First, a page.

In my experience, people either see wargamins as a refusal to leave childhood ("playing with toy soldiers") or as an indication of a desire and willingness to see and participate in real wars. In the former case, the accusers often have their own "childish" hobbies (e.g. the petty tribalism of following a football team) but they will not see it that way. In the latter case, it is a misconception that is borne of ignorance, but it is an ignorance that does not wish to become informed.

  2. Wargames as historical reconstruction? Well, possible, but we probably run into problems of circularity which bedevil most history, so far as I can see. That said, I do like the 'Lost Battle' approach. It might give us some more insight, after all. Phil Sabin's view of Marathon is that, as an outcome from the model, the important issue is the number of Persian infantry. Their cavalry is largely irrelevant.

    On the other hand, playing with toy soldiers is a reasonable description of what we do, but if that is accepted, its distance from real wars has to be accepted too. And I, for one, am still trying to decide what I want to be when I grow up...


  3. Yes, there are issues with the idea of historical reconstruction, but that is the sort of game I am more interested in for the most part. Armies use wargames as training tools, which suggests to me that there is some validity to this approach too. The key really is that I want to be able to use historical tactics and achieve a historically viable outcome. Games like DBR left me cold because they rewarded ahistorical deployment and tactical usage.

    Playing with toy soldiers may well be part of it, but I would suggest that it is hardly the whole of it. As mentioned before, wargaming is a military training tool. It has also been suggested that it is a tool that helps soldiers come to terms with their experiences in the field. A wargame is a social event generally and setting a game up is a creative project that engages both mental and physical abilities. Calling it "playing with toy soldiers" belies and belittles the full extent of the planning, preparation and event that is a wargame. Hmm, that sounds a bit ranty. Sorry. I don't mean to rant (although I frequently do).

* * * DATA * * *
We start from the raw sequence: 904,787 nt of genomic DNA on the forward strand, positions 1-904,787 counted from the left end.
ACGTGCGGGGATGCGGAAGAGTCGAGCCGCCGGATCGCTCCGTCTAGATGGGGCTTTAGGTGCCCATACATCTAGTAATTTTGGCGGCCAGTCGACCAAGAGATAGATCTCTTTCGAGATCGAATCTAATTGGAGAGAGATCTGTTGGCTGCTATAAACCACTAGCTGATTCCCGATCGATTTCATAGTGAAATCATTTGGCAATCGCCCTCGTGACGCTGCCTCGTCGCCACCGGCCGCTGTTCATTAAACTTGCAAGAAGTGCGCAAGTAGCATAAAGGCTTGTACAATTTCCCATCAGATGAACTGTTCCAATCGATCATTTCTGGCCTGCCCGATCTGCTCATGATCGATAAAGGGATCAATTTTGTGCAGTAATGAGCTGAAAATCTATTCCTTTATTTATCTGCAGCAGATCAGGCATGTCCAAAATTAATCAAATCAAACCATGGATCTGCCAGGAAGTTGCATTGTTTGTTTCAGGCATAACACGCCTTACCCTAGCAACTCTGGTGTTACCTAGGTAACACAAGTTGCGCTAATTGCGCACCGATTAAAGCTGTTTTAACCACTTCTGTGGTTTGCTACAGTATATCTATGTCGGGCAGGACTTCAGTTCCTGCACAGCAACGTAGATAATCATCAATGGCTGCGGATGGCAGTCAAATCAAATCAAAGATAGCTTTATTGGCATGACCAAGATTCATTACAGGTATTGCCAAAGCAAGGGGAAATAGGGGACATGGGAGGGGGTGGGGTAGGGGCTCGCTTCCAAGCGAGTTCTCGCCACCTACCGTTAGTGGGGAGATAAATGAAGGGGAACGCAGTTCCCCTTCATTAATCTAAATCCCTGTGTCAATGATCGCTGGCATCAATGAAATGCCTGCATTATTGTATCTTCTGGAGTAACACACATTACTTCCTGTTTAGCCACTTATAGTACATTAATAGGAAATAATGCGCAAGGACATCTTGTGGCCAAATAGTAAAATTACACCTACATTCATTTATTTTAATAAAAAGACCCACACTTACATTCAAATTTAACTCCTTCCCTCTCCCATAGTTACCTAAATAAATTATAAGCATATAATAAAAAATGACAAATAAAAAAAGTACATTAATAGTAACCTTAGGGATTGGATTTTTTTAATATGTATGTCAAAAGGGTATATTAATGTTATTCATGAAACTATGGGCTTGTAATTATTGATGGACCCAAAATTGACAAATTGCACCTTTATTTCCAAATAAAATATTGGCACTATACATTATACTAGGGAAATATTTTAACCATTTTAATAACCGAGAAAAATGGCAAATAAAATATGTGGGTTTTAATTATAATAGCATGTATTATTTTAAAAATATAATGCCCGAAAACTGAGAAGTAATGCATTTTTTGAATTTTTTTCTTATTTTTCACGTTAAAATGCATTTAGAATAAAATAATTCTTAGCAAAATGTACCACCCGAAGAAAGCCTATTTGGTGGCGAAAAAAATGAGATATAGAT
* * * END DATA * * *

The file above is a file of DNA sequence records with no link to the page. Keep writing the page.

This actually reminds me of the time my father told me to grow up and stop playing with toy soldiers (I was about 40 at the time). It made me think about how my hobby and his hobbies were related. He is an artist and paints pictures. I paint wargames figures. He builds model ships, you know, those big expensive wooden ones. I build terrain for my games. He likes to socialise at parties. I socialise over the gaming table. The list goes on, yet he saw his hobbies as adult and mine as childish. I believe that you cannot dissociate the pushing lead from everything else that goes into the game, because to do so is to fail to see the big picture. Yes, I play with toy soldiers, but my hobby is more than just playing with toy soldiers.

  4. I think you've managed to hit several nails on the head in that. Wargames are a complex social phenomenon and there is a lot more to it than pushing lead. On the other hand, without the pushing of lead there is no hobby.

    As for historical reconstruction, I think that it is possible, but we can't claim too much for it, or we land up in circular argumentation.

    Armies do use wargames, it is true, and some of them are quite scary. It would be interesting to ponder whether, for example, the late 19th century Kiegspeil wargames in Germany influenced war planning and indirectly perhaps, caused world war one, or made it worse by over-optimistic results. I believe the Japanese did something similar with a Midway style wargame at the opening of WW2.

    I suspect that the original battle environment is too complex to really reproduce, but that doesn't mean that we shouldn't try, or have fun doing it.